RJ mostly did hers herself. Pretty quickly and without a lot of hemming and hawing. She did look up at one point and ask if it was ok that the socks she got for Christmas last year brought her no joy. I said absolutely fine, discard. Gifts don’t have to be held onto. It’s the joy of giving and receiving that matters most. Being saddled with gifts you don’t love brings no joy, for the giver or the receiver.

Elly, however, yelled “Hey, let me see those socks! I want them!” And that sums up her experience with KonMari.

I handed her each item of clothing and if it was a sock or underwear, it brought her joy and it went into her drawer. I think she tossed two pairs of underwear that she wore when she was 8 and the bras that don’t fit. Other than that, regardless of condition — she kept the rest. The kid slays me. She NEEDS and LOVES her socks and her underwear. ALL OF THEM. (Even the underwear she stole from her sister…)

She was slightly sentimental about some items that she wore when she was little. She fondled a few things and reminisced about wearing them. She enjoyed the memory of stealing something from her sister and getting in trouble for wearing it. She pondered whether items like that might still fit… and then she let them go. The only really sentimental item that she kept, I think, was a knit cap that she sewed bunny ears on to. I think she’s going to take the ears off and sew them back on her bunny, though. (The kid is nuts, what can I say?)

She also had pretty clear ideas of things she never loved and things that she’d love to be able to wear but they don’t fit anymore and she let it all go to the discard pile, without any fuss or regret.

In the end, we added five more bags of clothing to the Goodwill pile.

A photo posted by Denise Tanton (@dtanton) on

And yes, we are all feeling pretty darn joyful about step 1 of the KonMari Method.

The KonMari Method and Why We’re Doing It

If you are friends with me on Facebook then you know my new obsession is with Marie Kondo’s The Life-Changing Magic of Tidying Up. The thing is, this book came along at exactly the right time in my life.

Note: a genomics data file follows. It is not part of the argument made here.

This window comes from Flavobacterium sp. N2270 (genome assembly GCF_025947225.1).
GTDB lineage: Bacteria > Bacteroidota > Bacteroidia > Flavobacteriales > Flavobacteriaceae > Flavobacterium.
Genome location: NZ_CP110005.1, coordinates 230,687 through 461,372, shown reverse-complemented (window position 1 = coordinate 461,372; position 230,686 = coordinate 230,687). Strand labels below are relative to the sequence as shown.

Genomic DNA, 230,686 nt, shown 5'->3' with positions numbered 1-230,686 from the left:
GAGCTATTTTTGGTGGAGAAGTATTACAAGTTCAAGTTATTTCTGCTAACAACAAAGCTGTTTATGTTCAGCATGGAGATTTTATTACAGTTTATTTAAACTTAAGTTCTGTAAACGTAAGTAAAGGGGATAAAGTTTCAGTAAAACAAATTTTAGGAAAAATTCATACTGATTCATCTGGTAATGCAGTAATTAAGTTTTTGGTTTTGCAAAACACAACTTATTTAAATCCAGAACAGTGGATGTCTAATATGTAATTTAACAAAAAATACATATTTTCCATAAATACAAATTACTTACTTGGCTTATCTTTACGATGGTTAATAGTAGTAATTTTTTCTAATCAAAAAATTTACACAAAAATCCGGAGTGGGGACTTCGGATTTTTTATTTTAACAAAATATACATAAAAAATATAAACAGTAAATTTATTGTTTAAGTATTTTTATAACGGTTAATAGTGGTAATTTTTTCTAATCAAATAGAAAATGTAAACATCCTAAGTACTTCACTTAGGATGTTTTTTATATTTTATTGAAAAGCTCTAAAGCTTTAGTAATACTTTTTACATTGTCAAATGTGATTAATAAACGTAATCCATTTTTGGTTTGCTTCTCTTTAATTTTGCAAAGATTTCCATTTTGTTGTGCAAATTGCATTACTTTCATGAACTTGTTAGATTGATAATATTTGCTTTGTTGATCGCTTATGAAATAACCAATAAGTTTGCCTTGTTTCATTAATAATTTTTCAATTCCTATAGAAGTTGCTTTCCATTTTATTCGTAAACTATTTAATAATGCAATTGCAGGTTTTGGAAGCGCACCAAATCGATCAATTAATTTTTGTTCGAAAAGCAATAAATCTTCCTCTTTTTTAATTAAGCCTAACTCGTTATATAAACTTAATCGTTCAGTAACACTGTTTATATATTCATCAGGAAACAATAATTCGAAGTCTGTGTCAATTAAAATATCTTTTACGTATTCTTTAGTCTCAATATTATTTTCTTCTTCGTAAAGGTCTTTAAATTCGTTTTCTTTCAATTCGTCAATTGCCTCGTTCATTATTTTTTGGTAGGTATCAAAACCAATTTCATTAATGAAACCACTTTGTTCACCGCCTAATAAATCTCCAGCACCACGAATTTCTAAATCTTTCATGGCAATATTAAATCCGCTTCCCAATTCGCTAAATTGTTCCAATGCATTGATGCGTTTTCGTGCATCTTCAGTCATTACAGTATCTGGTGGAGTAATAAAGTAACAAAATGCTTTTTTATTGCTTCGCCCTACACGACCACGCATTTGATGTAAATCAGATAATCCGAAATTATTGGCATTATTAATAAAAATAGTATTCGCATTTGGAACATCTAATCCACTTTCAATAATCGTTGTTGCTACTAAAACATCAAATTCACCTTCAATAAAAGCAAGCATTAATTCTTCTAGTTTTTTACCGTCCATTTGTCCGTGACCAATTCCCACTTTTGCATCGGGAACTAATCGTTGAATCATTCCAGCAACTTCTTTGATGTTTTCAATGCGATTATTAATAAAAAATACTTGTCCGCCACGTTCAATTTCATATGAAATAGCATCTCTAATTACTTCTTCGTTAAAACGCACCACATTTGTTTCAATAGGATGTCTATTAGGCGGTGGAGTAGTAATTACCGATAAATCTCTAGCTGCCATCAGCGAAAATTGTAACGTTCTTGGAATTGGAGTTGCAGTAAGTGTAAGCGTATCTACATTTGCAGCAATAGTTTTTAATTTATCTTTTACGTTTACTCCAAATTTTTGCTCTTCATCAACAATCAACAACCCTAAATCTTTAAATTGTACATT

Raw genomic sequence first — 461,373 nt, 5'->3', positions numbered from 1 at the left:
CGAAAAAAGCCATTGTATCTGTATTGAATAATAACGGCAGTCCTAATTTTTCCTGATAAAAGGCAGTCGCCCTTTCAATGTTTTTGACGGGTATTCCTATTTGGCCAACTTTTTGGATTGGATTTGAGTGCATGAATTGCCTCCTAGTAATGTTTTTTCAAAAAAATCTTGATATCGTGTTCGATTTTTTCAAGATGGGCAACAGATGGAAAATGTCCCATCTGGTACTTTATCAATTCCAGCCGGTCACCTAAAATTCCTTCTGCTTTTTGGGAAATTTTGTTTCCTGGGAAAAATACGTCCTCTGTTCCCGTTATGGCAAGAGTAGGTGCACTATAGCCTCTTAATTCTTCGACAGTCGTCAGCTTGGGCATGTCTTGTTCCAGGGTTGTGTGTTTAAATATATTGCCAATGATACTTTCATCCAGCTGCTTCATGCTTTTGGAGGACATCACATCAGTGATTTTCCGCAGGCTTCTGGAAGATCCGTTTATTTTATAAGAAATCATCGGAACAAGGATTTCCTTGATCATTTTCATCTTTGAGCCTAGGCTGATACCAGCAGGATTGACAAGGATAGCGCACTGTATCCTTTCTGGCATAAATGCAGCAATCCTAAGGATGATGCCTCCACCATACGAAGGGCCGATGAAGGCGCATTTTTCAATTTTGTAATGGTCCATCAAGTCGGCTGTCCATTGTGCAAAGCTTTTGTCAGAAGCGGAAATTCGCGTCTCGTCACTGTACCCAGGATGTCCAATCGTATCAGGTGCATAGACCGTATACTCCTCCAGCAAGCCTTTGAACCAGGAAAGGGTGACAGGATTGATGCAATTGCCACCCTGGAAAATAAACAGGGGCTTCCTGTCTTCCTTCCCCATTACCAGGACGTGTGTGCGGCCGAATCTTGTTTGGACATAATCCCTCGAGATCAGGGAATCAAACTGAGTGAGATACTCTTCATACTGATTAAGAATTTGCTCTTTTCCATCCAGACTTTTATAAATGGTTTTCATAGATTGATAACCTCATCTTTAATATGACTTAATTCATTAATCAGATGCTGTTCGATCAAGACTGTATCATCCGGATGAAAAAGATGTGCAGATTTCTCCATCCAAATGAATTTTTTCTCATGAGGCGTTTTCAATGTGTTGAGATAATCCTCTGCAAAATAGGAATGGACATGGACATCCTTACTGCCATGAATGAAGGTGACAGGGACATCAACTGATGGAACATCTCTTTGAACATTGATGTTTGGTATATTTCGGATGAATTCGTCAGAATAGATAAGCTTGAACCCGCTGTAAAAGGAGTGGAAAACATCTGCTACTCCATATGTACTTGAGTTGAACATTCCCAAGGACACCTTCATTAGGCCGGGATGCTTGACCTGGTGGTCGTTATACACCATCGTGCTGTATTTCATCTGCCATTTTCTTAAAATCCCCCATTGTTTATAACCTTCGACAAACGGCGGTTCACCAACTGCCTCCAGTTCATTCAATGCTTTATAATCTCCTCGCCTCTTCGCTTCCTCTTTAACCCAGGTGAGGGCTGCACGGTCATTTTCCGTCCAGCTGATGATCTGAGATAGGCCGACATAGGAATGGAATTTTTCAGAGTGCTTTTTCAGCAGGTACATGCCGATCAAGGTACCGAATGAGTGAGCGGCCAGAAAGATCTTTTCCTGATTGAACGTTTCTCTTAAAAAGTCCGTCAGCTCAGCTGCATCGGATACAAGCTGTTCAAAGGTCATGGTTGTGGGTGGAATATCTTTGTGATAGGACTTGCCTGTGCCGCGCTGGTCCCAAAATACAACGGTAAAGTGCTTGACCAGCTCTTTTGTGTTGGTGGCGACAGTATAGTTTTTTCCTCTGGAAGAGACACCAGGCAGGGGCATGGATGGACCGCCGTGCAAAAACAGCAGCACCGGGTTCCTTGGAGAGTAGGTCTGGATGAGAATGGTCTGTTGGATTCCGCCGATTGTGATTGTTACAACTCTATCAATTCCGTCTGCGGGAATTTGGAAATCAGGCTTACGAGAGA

Last year at about this time I created a timeline of things to do to prepare for our move in June of 2016. I had planned for us to begin clearing out rooms and stuff, starting in May of 2015. We have so much and we’re busy, not young, and also kind of lazy so there’s no way we could wait til next spring and get rid of things + pack + move. It just would not have worked. We need the full year to prepare.

One reason the KonMari Method is really speaking to me is that I remember what it was like to get rid of a ton of stuff in order to move here. It wasn’t fun. In fact, it was the exact opposite of fun. It was painful. It’s still kind of painful now, seven years later. We left behind things we should not have. We left behind things that brought us joy. We did that and moved to a place that we absolutely did not want to move to. We were leaving behind the big kids who weren’t moving with us. We should have brought as much joy with us as possible, and we did not. It was a hard move.

This time around, we’re moving to a place we DO want to move to but once again, we’ll be leaving kids behind. The little kids won’t be going with us. At all. They’ll be at college, or off living their lives, or doing whatever it is that grown-up kids do when they don’t live with their mommies. And, this is the last batch of kids. The last time we’ll do this. This time — that’s it. HUGE life change.

We are not going to make this move any harder than it’s already going to be. We’re going to bring as much joy into the process of moving as we can. We’re going to bring as much joy with us as possible. We can’t bring along the kids who bring us joy, but we’re sure as hell NOT bringing any “stuff” that doesn’t bring us joy. Nope. Not happening this time.

We’re moving with joy.